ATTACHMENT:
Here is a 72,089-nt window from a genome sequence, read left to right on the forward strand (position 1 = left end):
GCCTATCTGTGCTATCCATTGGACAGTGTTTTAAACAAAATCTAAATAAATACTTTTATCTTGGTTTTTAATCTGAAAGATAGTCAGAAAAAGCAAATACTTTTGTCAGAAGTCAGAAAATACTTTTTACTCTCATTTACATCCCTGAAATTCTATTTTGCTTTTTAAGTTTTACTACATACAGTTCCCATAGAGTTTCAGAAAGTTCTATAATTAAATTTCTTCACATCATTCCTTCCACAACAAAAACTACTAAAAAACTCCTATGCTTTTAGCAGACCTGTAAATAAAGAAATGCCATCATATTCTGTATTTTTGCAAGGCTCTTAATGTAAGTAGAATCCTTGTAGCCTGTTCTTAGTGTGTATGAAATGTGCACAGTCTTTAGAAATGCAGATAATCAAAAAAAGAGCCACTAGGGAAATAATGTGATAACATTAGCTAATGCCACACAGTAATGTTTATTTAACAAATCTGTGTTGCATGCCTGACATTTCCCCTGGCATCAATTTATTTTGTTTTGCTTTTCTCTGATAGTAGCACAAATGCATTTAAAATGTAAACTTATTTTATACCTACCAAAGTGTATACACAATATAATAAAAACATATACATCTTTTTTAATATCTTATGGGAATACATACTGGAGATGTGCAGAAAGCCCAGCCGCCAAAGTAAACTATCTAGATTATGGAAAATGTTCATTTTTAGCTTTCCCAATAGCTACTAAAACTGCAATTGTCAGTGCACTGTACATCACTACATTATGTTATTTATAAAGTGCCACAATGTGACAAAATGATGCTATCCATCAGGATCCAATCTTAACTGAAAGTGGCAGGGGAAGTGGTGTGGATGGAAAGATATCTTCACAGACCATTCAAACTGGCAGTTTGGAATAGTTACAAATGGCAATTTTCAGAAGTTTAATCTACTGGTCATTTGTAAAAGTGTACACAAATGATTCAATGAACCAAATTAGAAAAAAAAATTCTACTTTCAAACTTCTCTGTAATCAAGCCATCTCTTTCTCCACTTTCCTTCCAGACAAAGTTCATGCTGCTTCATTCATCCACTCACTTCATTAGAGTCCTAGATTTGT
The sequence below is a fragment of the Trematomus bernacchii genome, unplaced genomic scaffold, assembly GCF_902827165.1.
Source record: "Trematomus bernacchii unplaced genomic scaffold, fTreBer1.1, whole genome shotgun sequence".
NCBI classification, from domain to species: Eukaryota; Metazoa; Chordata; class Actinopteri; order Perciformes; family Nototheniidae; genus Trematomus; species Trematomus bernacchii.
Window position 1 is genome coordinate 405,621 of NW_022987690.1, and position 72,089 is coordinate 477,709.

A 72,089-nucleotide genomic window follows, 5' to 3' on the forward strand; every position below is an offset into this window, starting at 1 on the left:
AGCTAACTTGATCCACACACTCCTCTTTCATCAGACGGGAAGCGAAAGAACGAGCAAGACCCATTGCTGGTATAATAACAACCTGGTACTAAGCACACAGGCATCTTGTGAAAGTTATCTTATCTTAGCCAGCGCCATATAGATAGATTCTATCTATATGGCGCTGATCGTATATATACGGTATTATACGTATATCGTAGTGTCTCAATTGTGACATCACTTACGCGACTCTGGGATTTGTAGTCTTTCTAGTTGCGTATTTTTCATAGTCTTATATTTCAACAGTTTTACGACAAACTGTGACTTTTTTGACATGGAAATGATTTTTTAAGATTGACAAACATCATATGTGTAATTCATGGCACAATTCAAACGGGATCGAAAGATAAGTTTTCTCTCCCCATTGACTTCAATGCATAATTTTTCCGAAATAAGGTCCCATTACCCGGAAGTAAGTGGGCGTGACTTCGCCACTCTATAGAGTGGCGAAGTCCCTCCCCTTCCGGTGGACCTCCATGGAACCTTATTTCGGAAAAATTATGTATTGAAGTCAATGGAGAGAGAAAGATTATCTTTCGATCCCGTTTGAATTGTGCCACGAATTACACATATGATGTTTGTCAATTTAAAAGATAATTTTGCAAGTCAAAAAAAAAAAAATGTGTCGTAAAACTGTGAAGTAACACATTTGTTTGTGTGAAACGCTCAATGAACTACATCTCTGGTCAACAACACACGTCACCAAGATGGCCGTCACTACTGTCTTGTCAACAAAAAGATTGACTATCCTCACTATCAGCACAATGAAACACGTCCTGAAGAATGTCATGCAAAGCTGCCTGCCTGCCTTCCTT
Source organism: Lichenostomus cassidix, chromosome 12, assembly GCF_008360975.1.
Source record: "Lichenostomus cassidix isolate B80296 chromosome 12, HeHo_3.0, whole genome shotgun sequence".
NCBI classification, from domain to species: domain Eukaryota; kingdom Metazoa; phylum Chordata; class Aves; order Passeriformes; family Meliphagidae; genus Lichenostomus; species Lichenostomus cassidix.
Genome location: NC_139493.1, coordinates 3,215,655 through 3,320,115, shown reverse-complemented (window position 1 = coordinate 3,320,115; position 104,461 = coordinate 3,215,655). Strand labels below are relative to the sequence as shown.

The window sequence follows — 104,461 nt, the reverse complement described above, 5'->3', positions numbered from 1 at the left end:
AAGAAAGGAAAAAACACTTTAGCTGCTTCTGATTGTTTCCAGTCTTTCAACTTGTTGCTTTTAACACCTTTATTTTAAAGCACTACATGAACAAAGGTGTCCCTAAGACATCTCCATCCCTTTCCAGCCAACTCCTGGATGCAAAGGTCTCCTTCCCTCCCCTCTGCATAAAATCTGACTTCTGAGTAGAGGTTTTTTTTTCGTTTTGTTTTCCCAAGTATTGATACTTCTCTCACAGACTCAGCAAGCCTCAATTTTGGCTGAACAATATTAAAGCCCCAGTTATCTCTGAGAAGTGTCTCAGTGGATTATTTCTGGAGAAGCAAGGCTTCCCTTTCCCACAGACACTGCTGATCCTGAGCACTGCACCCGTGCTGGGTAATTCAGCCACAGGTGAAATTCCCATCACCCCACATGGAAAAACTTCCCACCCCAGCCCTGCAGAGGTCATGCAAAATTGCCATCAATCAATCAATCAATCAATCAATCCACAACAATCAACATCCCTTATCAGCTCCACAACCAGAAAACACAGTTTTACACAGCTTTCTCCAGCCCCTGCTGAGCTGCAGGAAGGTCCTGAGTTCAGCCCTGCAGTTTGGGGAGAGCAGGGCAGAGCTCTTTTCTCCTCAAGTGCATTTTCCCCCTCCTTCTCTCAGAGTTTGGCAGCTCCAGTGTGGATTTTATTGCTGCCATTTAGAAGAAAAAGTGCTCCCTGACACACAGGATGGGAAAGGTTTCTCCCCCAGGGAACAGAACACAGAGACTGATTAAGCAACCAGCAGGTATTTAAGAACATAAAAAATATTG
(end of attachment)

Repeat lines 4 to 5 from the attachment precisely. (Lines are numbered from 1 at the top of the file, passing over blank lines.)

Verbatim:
Source record: "Trematomus bernacchii unplaced genomic scaffold, fTreBer1.1, whole genome shotgun sequence".
NCBI classification, from domain to species: Eukaryota; Metazoa; Chordata; class Actinopteri; order Perciformes; family Nototheniidae; genus Trematomus; species Trematomus bernacchii.